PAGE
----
Why I love studying abroad in Northern Ireland
Meet American PhD student Madelyn Marie Nowak-Roddy. She tells us about her passion for hiking, photography, all things Game of Thrones and…her personal 'Beans Challenge'.
Queen’s came onto my radar following a conversation with a student from Belfast who studied at my university in the US. His brother was a leukaemia researcher at Queen’s, so we set up a call and discussed the high quality of research at the School of Biological Sciences.
I decided to move to Belfast to study a PhD in Parasitology & Stem Cell Biology because of the reputation of the University – particularly in the sciences. The beautiful scenery that Northern Ireland has to offer was also a key part of my decision.
Northern Ireland is the best place to study if you love the outdoors
I’ve lived in Northern Ireland for nearly seven years and I’m still blown away by the beauty and diversity of the landscape. There are plenty of opportunities for me to satisfy my love for the outdoors and to go hiking and surfing.
Belfast is a lively city, but what I appreciate most is the fact that you can travel a very short distance and be at beautiful beaches, lush forests such as Tollymore in County Down, the Mournes, or national trust countryside homes.
And I’ve been able to visit different locations while filming as an extra for various TV shows, such as Game of Thrones, Derry Girls, Dublin Murders, and Line of Duty.
I got the opportunity to be a Game of Thrones tour guide
My time as a tour guide for Game of Thrones has been life-changing. I have met so many people from different cultures and I have gained the confidence to talk in front of large groups and interact with strangers.
One interaction that stands out would be my encounter with the writer and creator of Game of Thrones, George R.R. Martin. He was incredibly kind and gave everyone their own Game of Thrones coin with a specific character from the fantasy world (mine being that of Daenerys Targaryen).
The ‘Beans Challenge’
Before starting my PhD, I realised that I had not experienced all the natural beauty that Ireland has to offer. So, on my return to Northern Ireland, I bought my first camera and set about exploring – and documenting – my adventures on Instagram.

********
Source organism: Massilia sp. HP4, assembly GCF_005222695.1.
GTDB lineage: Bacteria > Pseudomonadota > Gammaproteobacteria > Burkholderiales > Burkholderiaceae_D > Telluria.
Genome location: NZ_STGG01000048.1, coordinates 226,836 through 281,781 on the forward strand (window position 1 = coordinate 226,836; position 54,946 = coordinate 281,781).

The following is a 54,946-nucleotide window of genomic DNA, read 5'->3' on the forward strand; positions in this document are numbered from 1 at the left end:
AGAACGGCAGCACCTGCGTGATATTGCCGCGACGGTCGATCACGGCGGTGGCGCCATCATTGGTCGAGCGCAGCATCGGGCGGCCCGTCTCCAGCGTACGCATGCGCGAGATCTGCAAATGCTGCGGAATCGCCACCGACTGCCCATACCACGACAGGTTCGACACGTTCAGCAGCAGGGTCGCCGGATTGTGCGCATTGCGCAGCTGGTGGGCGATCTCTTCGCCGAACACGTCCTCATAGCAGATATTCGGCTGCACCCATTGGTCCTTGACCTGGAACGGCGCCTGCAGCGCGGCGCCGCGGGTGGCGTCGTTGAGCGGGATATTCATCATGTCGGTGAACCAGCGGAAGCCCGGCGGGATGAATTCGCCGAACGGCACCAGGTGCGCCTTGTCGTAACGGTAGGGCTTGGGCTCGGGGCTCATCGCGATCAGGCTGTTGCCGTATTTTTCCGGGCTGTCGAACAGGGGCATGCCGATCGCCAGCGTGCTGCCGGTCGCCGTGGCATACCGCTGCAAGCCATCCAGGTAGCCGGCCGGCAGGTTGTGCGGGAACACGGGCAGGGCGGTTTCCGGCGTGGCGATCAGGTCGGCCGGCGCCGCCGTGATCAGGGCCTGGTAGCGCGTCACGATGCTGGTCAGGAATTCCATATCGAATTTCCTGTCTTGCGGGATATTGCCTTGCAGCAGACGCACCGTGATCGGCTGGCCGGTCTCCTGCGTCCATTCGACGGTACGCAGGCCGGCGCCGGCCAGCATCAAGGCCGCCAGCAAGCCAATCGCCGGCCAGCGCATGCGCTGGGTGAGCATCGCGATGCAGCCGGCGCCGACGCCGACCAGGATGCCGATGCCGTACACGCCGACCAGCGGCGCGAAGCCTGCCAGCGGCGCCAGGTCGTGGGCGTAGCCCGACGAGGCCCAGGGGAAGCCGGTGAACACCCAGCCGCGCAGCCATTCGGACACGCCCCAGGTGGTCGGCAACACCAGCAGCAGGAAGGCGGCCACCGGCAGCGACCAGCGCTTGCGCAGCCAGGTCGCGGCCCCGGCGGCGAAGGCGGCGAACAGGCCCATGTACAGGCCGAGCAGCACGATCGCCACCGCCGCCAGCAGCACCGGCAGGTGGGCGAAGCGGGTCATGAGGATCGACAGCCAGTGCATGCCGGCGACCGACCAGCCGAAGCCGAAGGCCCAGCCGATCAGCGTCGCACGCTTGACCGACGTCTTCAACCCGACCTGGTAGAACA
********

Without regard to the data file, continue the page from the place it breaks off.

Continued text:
This is when I set myself my own personal challenge (the ‘beans challenge’) – to complete as many peaks in the Mourne Mountains as I could. The Mournes are a uniquely compact mountain range consisting of 12 peaks over 600m – and several others over 500m – but only 7 miles in breadth.
So far, the challenge has been going really well! I have hiked 15 mountains in the Mournes, many of these multiple times. The mountain I’ve climbed the most is Doan Mountain (593 metres). I actually hiked there recently with some friends as it honestly has the best views of the Mournes.
WATCH: Madelyn's adventures in Northern Ireland.
View this post on Instagram
Why I would recommend Queen's to international students
I would 100 per cent recommend Queen’s to Americans back home because I have not only excelled academically here, but I have also gained confidence in my personal life.
Living abroad seemed daunting at first but it has changed my life for the better. I now feel as though I can embrace anything and everything.
Before moving to Belfast, I was shy and unsure of myself. Now, I realise that once I put my mind to something, I can do it. The world is simply waiting for you to explore it as long as you keep an open and positive mindset.
My studies at Queen’s are coming to an end next year and I’m excited to explore more of Ireland. I’m hoping to travel and surf and perhaps visit Australia and New Zealand while continuing to film all of my experiences.
I am looking forward to passing my driving test and getting my own little car so I can go on even more adventures. I can’t wait for the day where I can strap a surf board to the car roof and randomly go on my own adventure to the North Coast for a little evening surf and pizza after.
I would love to do something completely different as well, just to experience a different culture, perhaps through wildlife volunteer work.
Madelyn’s PhD title is ‘Stem cells, new players in anthelmintic/parasite interplay’ and focuses on combatting drug resistance in parasitic worms, mainly the liver fluke (Fasciola hepatica).
Liver flukes cause a disease in humans and animals – cattle, goats, and sheep – known as fascioliasis. As a helminthiasis of global importance, fascioliasis causes an estimated world-wide annual production loss of US $3.2 billion in the agri-food industry and is notably the most commonly diagnosed helminth parasite in UK abattoirs.
Her PhD aims to provide insight into better understanding the drug-stem cell interplay and to discover/validate new flukicide targets for parasite control.
Find out more
You can also follow Madelyn on Instagram (@madelynnowakroddy) as she documents her experiences of Northern Ireland through photographs and vlogs.
Read the full interview with Madelyn here.